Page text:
HRW: US should cut off cluster-bomb sales to Israel

Cluster bombs gathered to be destroyed by mine sweepers in the suburbs of Tyre city in southern Lebanon, 6 October 2006. Unexploded ordnance in southern Lebanon continues to pose great risks to civilians returning to their villages, according to the UN Mine Action Coordination Centre (UNMACC). It estimates that there are at least one million unexploded cluster bomblets in the area. (Manoocher Deghati/IRIN)

Preliminary US government findings that Israel violated agreements with the United States by its use of cluster munitions in Lebanon last summer should lead to an immediate cutoff of all US cluster munitions sales to Israel, Human Rights Watch said today.

The Bush administration is expected to report to Congress today on a State Department investigation into the use of US-made cluster munitions by Israel. Demining groups estimate that Israel used cluster munitions containing some 2.6 to 4 million submunitions in Lebanon, the majority of which were produced in the United States. Israel’s use of cluster munitions was the most extensive anywhere in the world since the 1991 Gulf War.

“We’ve investigated cluster munitions in Kosovo, Afghanistan, and Iraq, but we’ve never seen use of cluster munitions that was so extensive and dangerous to civilians,” said Steve Goose, director of the arms division at Human Rights Watch. “The issue is not whether Israel used the American cluster munitions lawfully, but what the US is going to do about it.”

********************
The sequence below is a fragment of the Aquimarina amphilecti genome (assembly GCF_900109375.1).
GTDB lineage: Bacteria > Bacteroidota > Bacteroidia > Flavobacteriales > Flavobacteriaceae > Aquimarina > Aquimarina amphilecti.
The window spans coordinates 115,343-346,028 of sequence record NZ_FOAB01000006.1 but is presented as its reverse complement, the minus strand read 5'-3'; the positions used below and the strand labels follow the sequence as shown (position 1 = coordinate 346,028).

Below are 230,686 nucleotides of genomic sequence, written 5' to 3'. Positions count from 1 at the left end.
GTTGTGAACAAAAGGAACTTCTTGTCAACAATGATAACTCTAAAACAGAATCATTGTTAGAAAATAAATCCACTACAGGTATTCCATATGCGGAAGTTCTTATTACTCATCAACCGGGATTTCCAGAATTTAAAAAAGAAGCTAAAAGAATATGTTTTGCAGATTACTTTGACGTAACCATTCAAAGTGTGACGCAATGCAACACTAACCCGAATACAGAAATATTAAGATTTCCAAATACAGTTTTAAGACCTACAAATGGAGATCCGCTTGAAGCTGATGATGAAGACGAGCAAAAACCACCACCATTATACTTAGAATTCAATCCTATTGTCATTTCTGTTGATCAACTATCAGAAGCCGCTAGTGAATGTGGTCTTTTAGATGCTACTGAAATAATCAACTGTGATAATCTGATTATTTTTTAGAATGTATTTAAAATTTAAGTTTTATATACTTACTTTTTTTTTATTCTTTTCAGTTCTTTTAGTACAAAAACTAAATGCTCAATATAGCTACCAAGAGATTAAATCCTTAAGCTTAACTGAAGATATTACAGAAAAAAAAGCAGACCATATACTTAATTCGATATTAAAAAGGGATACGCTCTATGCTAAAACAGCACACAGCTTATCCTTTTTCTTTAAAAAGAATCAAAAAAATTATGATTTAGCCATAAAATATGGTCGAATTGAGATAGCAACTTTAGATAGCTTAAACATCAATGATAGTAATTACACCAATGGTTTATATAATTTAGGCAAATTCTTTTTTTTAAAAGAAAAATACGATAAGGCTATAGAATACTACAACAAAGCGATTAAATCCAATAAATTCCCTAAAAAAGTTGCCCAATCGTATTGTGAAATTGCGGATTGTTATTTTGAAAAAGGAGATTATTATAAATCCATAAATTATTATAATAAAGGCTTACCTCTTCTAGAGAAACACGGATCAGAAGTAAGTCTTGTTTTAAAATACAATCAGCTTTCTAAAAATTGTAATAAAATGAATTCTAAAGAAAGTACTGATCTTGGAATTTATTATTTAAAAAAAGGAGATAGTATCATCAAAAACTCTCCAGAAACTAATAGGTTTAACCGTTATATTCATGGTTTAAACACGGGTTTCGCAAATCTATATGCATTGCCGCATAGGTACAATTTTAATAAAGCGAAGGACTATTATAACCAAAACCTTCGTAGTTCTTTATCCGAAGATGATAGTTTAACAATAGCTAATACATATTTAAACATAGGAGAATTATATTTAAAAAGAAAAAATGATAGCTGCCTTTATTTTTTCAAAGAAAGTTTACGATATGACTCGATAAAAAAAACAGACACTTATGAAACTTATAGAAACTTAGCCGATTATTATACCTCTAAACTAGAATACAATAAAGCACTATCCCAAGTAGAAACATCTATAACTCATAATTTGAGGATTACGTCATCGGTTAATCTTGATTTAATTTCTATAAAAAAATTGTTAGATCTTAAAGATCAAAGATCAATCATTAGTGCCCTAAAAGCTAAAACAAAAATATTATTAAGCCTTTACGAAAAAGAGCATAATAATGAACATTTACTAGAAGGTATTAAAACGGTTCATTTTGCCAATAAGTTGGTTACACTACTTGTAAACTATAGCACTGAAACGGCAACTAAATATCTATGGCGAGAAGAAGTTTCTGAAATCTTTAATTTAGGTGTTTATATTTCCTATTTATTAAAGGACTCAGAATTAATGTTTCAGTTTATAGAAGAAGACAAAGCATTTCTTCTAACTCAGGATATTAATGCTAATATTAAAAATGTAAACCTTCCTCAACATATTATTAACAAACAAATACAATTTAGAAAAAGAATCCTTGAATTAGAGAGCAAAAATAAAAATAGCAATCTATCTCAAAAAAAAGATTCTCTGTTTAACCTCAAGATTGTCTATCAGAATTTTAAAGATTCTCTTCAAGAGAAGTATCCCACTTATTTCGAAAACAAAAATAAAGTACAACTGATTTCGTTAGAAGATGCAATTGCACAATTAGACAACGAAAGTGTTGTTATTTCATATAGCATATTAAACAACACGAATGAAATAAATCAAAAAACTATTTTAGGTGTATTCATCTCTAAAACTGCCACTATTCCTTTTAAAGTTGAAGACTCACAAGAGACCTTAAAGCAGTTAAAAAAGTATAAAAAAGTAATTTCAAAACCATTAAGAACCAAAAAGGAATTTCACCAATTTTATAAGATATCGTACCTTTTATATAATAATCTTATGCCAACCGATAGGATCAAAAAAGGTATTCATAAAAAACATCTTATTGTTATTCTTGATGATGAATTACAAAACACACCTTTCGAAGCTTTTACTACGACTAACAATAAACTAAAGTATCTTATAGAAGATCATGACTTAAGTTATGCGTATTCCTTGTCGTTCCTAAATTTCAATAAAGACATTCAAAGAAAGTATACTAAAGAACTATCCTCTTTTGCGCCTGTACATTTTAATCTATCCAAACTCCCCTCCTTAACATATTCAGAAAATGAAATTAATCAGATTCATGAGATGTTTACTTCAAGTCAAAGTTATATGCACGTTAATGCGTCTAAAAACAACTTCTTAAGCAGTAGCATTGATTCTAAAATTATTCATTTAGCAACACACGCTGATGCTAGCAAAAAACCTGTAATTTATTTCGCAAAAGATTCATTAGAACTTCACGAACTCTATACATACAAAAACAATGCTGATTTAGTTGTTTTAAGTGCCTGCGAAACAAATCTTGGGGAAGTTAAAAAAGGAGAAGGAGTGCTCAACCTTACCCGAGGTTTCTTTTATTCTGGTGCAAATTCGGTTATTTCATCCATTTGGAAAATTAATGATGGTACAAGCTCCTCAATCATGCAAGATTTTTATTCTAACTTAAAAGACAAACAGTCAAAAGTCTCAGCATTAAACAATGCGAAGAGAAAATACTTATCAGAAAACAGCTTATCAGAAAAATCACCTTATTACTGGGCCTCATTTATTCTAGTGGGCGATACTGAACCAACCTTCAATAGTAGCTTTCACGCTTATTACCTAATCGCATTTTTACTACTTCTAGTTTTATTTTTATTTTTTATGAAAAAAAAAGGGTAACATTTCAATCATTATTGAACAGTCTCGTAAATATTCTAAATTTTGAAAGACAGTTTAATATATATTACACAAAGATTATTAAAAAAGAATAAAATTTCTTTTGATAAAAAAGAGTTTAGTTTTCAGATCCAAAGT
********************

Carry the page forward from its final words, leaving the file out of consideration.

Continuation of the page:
Human Rights Watch also urged the US government to require that Israel make public detailed information regarding the quantities, types, and locations where US-made cluster munitions were used. Efforts to clear these deadly remnants of war have been delayed by Israel’s refusal to provide such information to demining agencies.

The Reagan administration imposed a six-year ban on cluster-weapon sales to Israel in 1982, after a Congressional investigation found that Israel had used the weapons in populated areas during its 1982 invasion of Lebanon. The current controversy surrounding the sale of US cluster munitions to Israel erupted in August 2006 when Israel requested that the US expedite delivery of over 1,300 surface-launched M26 artillery rockets for use in Lebanon.

On February 22-23, about 40 nations will convene in Oslo, Norway to begin a process to negotiate a new international treaty prohibiting cluster munitions that cause unacceptable harm to civilians. At least 74 nations currently maintain such stockpiles. In the past, the United States, the United Kingdom, and Israel have made extensive use of cluster munitions, but many other nations may do so if the weapon is not regulated.

“There’s a growing international consensus about the dangers to civilians of cluster munitions,” said Goose. “The US government should be joining the trend, not bucking it. Banning cluster munition sales to Israel, or any other nation, would be an important first step.”

Human Rights Watch’s extensive field research in Lebanon this past summer showed that the Israeli military launched many of its cluster munition attacks at or near towns and villages, in some cases against Hezbollah forces, but in many other cases with no evident military objective, according to Israel Defense Force testimony. Many of these towns and villages remained populated by civilians, whose presence would need to be taken into account before launching attacks.

Many of the cluster munitions used by Israel also failed to explode, leaving behind an estimated 1 million dud submunitions that are still at risk of exploding. Dud submunitions from cluster munitions have killed more than 30 people since the end of the war and injured another 184.

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